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I am trying do the following question:

Let $M$ be a $n$-dimensional smooth manifold that admits an atlas with only two charts. Show that there exists an injective smooth map $\varphi:M\to\mathbb{R}^{2(n+1)}$.

Well, I think unit partition helps, but I don't know how build a map with the earlier properties. Some hint?

Maybe the unity partition can be used to "glue" each coordinate map, but I don't know how this can be helpful.

Thanks!

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  • $\begingroup$ The key is that the manifold admits an atlas with only two charts. What does that mean? (In particular, you should write down what this means precisely.) $\endgroup$ – Adam Saltz Jun 30 '14 at 20:56
  • $\begingroup$ @AdamSaltz, I know that there exists two coordinates functions (in particular, diffeomorphism) such that the intersections is a diffeomorphism. Thus, in each chart is possible build a injective function, but I don't see how reach the solution $\endgroup$ – DiegoMath Jun 30 '14 at 21:12
  • $\begingroup$ @AdamSaltz, do you have any hint? $\endgroup$ – DiegoMath Jun 30 '14 at 21:12
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    $\begingroup$ @Adam: the meaning of an atlas having 2 charts is perfectly clear. If you know how to solve the problem, sketch a proof. Asking the OP to write down the definitions of concepts appearing in his question is rude and useless. $\endgroup$ – Georges Elencwajg Jun 30 '14 at 21:23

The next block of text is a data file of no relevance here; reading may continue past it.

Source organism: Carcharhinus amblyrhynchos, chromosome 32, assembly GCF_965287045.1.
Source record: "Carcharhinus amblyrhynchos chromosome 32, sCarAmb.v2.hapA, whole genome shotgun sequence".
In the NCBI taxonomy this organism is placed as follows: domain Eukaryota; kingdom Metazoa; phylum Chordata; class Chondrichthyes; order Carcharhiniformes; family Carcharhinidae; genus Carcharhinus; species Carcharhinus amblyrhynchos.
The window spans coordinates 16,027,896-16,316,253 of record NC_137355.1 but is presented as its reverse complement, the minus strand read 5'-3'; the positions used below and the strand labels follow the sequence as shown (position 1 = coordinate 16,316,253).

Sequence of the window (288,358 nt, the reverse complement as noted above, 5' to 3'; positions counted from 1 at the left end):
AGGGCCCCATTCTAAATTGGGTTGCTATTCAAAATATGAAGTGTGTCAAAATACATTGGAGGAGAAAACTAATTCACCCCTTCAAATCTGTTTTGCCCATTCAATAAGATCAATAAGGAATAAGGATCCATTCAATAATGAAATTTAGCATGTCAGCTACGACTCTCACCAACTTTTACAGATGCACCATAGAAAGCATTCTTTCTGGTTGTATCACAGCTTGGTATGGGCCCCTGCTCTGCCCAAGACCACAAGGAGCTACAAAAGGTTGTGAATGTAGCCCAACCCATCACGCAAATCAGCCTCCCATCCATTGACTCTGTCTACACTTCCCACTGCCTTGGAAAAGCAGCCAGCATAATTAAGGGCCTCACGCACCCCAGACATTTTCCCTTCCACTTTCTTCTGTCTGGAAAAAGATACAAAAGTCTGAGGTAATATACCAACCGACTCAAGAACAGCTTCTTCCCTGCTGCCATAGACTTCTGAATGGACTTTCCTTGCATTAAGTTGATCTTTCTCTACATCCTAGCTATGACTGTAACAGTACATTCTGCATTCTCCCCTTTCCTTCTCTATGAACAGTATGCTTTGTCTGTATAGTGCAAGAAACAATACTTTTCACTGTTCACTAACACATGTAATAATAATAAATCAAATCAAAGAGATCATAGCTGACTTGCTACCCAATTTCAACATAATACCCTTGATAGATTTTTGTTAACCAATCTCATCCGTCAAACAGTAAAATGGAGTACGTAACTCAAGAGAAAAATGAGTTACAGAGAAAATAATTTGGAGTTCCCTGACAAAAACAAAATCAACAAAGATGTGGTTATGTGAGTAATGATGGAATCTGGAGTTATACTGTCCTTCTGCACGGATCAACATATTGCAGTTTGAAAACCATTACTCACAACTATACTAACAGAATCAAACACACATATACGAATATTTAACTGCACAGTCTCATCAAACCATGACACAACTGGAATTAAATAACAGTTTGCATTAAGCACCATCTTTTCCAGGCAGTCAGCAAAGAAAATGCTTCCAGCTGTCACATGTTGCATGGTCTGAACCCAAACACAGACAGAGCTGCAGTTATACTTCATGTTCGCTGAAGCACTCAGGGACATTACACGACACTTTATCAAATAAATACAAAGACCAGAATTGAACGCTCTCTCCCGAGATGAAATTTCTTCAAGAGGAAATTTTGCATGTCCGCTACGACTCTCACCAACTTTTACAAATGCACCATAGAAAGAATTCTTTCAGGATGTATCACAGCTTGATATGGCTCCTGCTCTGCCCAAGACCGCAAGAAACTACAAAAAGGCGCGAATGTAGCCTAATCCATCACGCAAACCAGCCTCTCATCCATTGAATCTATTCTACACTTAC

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Let $f_i:U_i\to V_i\subset \mathbb R^n \;(i=1,2)$ be the two charts and let $\rho_i\;(i=1,2)$ be a partition of unity subordinate to the covering $(U_i)$.
The required map can then be taken as

$$\phi=(\rho_1f_1,\rho_2f_2,\rho_1, \rho_2):M\hookrightarrow \mathbb R^n\times \mathbb R^n \times \mathbb R \times \mathbb R=\mathbb{R}^{2(n+1)}$$

[As usual $\rho_if_i:M\to \mathbb R^n$ is defined to be $0\in \mathbb R^n$ outside of $U_i$]

Injectivity of $\phi$ is shown as follows:
Suppose $\phi(m)=\phi(p)$.
Since $\rho_1(m)+\rho_2(m)=1$, we must have $\rho_1(m)\gt0$ (say). But then $\rho_1(p)=\rho_1(m)\gt0$ too, which forces $m$ and $p$ to both be in $U_1$ and thus $m=p$ by the injectivity of $f_1$.

Note carefully
The only way for a point $x\in M$ to satisfy $\rho_1(x)\gt0$ is to be in $U_1$.
But even this is not sufficient: there exist points $y\in U_1$ with $\rho_1(y)=0$ : intuitively they are the points $y$ near the boundary $\partial U_1$ of $U_1$ .

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  • $\begingroup$ Why $\rho_2(m)=\rho_1(p)$? I think you mean say $\rho_2(m)=\rho_2(p)$. Can you explain? $\endgroup$ – DiegoMath Jun 30 '14 at 22:29
  • $\begingroup$ Dear Diego, that was an unfortunate typo, now corrected: thanks for catching it. $\endgroup$ – Georges Elencwajg Jun 30 '14 at 22:40
  • $\begingroup$ No problem. By the way, beautiful solution. $\endgroup$ – DiegoMath Jun 30 '14 at 22:43
  • $\begingroup$ A last question: Is this function well defined in the overlaps? $\endgroup$ – DiegoMath Jun 30 '14 at 22:48
  • $\begingroup$ Dear Diego: yes the function is well defined everywhere with the convention alredy mentioned that $\rho_if_i:M\to \mathbb R^n$ is defined to be $0\in \mathbb R^n$ outside of $U_i$ $\endgroup$ – Georges Elencwajg Jun 30 '14 at 22:50

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